Level - Low-Intermediate and above

Everyone learns in different ways - knowing this, and knowing how they learn, helps students to be more confident and find ways to improve their English. It may also help them to learn more effectively in other areas of their lives.

This lesson introduces students to Dr Howard Gardner's theory of 'Multiple Intelligences' (MI) and the idea that all learners are different. The students think about different types of intelligence and then do a quiz to find out what intelligences they are strong in.

At the end of the lesson, students think about how to use the ideas from the lesson to help themselves learn English. Some follow-up tasks are suggested.

The lesson plan itself uses the MI theory by giving your students the opportunity to take part in a variety of activities which appeal to the different intelligences.

Plan components

Lesson Plan: - guide for teacher on procedure including worksheet tasks answers to tasks and example text.

Download lesson plan 182k pdf

Worksheets: - exercises which can be printed out for use in class. The worksheet contains:

  • Problem-solving activities
  • Discussion tasks
  • Matching activities

Download worksheets 171k pdf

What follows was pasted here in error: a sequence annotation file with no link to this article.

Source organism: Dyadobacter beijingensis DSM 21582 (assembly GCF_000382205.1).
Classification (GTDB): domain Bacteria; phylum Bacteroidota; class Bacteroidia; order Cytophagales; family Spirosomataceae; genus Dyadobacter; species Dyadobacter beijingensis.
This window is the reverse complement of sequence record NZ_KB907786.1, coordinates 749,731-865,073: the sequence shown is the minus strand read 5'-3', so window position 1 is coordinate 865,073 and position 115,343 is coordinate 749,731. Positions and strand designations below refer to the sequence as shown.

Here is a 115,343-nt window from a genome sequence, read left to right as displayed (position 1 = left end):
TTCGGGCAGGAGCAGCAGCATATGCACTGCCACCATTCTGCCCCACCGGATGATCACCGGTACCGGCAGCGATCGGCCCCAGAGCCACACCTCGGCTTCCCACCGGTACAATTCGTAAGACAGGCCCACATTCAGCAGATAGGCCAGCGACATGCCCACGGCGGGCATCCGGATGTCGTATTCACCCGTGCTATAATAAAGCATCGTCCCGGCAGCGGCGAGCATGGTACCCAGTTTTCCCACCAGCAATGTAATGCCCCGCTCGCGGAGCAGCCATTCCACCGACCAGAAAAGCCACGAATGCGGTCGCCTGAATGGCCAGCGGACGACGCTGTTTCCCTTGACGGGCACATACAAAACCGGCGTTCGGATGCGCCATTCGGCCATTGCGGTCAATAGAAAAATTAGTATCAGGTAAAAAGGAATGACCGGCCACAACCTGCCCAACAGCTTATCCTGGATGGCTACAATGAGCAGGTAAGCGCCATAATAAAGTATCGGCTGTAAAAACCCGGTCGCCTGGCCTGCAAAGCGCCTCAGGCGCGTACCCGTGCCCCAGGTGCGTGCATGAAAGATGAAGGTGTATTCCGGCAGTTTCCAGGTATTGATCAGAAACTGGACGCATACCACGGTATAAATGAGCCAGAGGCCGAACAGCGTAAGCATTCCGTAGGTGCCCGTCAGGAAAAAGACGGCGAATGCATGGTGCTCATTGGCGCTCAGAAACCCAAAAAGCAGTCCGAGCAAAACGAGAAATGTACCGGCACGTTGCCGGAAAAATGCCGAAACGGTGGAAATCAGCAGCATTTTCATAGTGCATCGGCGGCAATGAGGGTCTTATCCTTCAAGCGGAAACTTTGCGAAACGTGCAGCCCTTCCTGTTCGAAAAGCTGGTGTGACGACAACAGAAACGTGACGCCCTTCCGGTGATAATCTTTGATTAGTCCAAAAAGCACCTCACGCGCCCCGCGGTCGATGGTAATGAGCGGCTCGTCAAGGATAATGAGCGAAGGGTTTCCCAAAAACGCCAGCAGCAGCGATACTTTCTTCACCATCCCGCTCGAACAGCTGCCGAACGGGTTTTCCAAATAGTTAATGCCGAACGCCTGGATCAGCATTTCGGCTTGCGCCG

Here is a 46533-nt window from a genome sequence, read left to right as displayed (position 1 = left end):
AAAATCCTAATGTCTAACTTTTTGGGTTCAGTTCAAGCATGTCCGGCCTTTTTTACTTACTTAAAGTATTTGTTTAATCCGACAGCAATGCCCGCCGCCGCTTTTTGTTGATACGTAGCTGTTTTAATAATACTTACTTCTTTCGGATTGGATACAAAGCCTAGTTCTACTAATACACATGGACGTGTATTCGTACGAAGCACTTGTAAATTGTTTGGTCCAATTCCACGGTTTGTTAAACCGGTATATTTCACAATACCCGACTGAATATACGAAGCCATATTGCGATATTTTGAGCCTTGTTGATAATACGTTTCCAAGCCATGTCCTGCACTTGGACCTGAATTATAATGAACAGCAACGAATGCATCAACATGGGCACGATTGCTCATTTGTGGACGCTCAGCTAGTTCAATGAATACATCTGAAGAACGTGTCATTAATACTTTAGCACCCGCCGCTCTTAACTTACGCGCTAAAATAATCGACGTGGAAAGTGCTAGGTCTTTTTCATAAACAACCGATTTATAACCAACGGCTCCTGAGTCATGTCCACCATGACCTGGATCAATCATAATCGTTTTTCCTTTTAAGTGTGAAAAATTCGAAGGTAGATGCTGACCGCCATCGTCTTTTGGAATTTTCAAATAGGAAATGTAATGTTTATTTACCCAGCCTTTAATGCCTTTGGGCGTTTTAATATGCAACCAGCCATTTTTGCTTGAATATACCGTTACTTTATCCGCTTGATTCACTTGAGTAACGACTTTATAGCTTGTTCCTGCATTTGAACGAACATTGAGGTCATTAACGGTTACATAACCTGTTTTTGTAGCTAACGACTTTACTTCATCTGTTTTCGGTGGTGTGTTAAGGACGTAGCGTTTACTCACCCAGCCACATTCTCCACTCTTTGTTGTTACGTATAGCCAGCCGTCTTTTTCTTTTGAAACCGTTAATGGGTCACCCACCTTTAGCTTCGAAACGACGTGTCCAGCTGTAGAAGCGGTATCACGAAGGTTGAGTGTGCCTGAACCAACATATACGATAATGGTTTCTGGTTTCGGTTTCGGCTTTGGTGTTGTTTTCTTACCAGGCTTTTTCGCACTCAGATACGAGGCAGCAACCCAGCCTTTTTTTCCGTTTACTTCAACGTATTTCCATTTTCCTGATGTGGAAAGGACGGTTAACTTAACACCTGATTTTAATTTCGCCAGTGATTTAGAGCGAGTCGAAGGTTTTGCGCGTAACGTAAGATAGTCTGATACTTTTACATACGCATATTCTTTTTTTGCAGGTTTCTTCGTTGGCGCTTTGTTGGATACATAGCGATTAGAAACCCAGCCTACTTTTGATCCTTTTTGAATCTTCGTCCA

For more information about this topic you can visit these BBC and British Council sites:

Emma Pathare

The plans and worksheets are downloadable and in pdf format. Where indicated, there is also audio available to be downloaded.

Copyright - please read
All the materials on these pages are free for you to download and copy for educational use only. You may not redistribute, sell or place these materials on any other web site without written permission from the BBC and British Council. If you have any questions about the use of these materials please email us at: teachingenglish@britishcouncil.org



This activity is very useful to train teachers to use the theory of multiple intelligences in class because it is presented in a very simple way with a very good sequence of activities. Maybe you can think that the activities are long and could take a lot of time but it's possible to remove or combine some of them. For example, I usually skip worksheet C that is focused on vocabulary and pronunciation.

Students love answering the questionnaire and drawing the bars. The most important thing is that they discover a lot of things about themselves. This simple diagnosis helps teachers to know their students so they can choose activities suitable for the most predominant intelligences in their groups.

It's an excellent activity to be scheduled at the beginning of the year or when you begin with a new group. Knowing our students is a very important subject.

Ligia Elizabeth Garrido, Lima, Peru

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